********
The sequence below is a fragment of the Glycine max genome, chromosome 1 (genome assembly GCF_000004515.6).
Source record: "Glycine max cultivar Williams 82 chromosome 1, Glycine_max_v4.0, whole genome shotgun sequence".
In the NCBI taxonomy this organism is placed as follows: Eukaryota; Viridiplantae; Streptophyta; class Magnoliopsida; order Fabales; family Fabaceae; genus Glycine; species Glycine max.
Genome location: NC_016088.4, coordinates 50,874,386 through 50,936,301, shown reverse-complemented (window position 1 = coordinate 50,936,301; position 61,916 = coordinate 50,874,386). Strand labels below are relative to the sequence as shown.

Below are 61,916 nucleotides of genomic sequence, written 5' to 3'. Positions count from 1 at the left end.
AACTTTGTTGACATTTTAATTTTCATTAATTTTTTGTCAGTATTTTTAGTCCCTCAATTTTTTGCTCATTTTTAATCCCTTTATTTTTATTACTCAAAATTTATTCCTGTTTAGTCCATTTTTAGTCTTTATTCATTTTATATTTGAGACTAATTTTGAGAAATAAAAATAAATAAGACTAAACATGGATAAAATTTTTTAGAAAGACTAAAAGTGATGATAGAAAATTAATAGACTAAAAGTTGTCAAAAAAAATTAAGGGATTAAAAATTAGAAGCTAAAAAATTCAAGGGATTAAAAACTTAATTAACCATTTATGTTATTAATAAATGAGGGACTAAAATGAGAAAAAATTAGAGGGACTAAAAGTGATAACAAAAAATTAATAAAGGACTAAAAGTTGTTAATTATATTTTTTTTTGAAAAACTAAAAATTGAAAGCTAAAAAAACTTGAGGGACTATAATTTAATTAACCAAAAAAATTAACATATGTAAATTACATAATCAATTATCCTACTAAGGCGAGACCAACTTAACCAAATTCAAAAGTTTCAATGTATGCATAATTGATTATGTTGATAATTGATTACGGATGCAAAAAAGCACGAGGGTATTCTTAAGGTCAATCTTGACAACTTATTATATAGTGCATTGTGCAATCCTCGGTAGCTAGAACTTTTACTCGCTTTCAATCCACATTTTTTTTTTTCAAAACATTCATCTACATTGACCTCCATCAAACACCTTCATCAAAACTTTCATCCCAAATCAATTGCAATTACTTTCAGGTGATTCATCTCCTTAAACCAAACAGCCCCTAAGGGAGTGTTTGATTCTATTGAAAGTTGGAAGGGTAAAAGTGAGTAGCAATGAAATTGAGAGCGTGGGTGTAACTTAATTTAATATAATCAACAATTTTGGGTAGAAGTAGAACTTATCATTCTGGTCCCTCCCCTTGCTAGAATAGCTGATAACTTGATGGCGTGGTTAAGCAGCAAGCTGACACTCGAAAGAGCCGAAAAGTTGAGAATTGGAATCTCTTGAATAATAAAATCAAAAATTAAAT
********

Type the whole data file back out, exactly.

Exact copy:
The sequence below is a fragment of the Glycine max genome, chromosome 1 (genome assembly GCF_000004515.6).
Source record: "Glycine max cultivar Williams 82 chromosome 1, Glycine_max_v4.0, whole genome shotgun sequence".
In the NCBI taxonomy this organism is placed as follows: Eukaryota; Viridiplantae; Streptophyta; class Magnoliopsida; order Fabales; family Fabaceae; genus Glycine; species Glycine max.
Genome location: NC_016088.4, coordinates 50,874,386 through 50,936,301, shown reverse-complemented (window position 1 = coordinate 50,936,301; position 61,916 = coordinate 50,874,386). Strand labels below are relative to the sequence as shown.

Below are 61,916 nucleotides of genomic sequence, written 5' to 3'. Positions count from 1 at the left end.
AACTTTGTTGACATTTTAATTTTCATTAATTTTTTGTCAGTATTTTTAGTCCCTCAATTTTTTGCTCATTTTTAATCCCTTTATTTTTATTACTCAAAATTTATTCCTGTTTAGTCCATTTTTAGTCTTTATTCATTTTATATTTGAGACTAATTTTGAGAAATAAAAATAAATAAGACTAAACATGGATAAAATTTTTTAGAAAGACTAAAAGTGATGATAGAAAATTAATAGACTAAAAGTTGTCAAAAAAAATTAAGGGATTAAAAATTAGAAGCTAAAAAATTCAAGGGATTAAAAACTTAATTAACCATTTATGTTATTAATAAATGAGGGACTAAAATGAGAAAAAATTAGAGGGACTAAAAGTGATAACAAAAAATTAATAAAGGACTAAAAGTTGTTAATTATATTTTTTTTTGAAAAACTAAAAATTGAAAGCTAAAAAAACTTGAGGGACTATAATTTAATTAACCAAAAAAATTAACATATGTAAATTACATAATCAATTATCCTACTAAGGCGAGACCAACTTAACCAAATTCAAAAGTTTCAATGTATGCATAATTGATTATGTTGATAATTGATTACGGATGCAAAAAAGCACGAGGGTATTCTTAAGGTCAATCTTGACAACTTATTATATAGTGCATTGTGCAATCCTCGGTAGCTAGAACTTTTACTCGCTTTCAATCCACATTTTTTTTTTTCAAAACATTCATCTACATTGACCTCCATCAAACACCTTCATCAAAACTTTCATCCCAAATCAATTGCAATTACTTTCAGGTGATTCATCTCCTTAAACCAAACAGCCCCTAAGGGAGTGTTTGATTCTATTGAAAGTTGGAAGGGTAAAAGTGAGTAGCAATGAAATTGAGAGCGTGGGTGTAACTTAATTTAATATAATCAACAATTTTGGGTAGAAGTAGAACTTATCATTCTGGTCCCTCCCCTTGCTAGAATAGCTGATAACTTGATGGCGTGGTTAAGCAGCAAGCTGACACTCGAAAGAGCCGAAAAGTTGAGAATTGGAATCTCTTGAATAATAAAATCAAAAATTAAAT